I’m sorry I haven’t posted lately. My silence has been driven by two things: Busyness, but also a deep anger about our politics — with heartless Republicans and smug liberals — and, well, I haven’t trusted myself to comment rationally and persuasively.
I went to church this morning, though, and got to sing the traditional version of this untraditional Mavis Staples take on an old hymn:
The United Methodist Church has an interesting website devoted to the history of hymns. About the original version, it says this:
As UM Hymnal editor Carlton Young observes, “[t]he theme of Oxenham’s hymn, one of the most durable hymnic statements of Christian unity in the twentieth century, is from Galatians 3:28: ‘There is no longer Jew or Greek, there is no longer slave or free, there is no longer male and female; for all of you are one in Christ.’”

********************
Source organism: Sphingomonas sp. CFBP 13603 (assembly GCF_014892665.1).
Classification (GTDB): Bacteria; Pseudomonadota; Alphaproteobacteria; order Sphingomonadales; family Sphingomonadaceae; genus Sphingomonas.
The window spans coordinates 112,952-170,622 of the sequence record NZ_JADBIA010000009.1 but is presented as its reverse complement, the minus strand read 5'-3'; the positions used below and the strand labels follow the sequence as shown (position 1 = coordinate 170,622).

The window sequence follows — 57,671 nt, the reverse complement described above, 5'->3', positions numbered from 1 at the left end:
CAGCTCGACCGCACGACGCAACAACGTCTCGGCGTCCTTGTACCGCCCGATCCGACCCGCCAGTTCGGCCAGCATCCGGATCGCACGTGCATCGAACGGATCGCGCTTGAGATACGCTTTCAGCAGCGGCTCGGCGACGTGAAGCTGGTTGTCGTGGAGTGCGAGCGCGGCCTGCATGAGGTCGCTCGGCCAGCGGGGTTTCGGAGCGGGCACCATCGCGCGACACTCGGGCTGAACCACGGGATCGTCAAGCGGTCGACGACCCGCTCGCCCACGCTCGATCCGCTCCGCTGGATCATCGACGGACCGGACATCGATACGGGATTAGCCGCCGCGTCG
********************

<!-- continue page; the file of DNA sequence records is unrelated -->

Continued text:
Though originating in the missionary movement in the 19th and early 20th centuries, this hymn gratefully lacks the triumphalism and hegemonic assumptions of so many mission hymns of this era. Perhaps the author’s extensive travel helped him develop a sense of Christian unity beyond the racial and cultural differences that he observed.
This is my animating idea when it comes to the church, I guess. It’s why I resist Christianity as tribalism, or as a force that reinforces our tribalism. If there is a god and that being is the God of us all, what excuse do we have to separate ourselves and to exult in, be prideful about, those separations?
It was a good morning to be in church. A time to be reminded of some important stuff.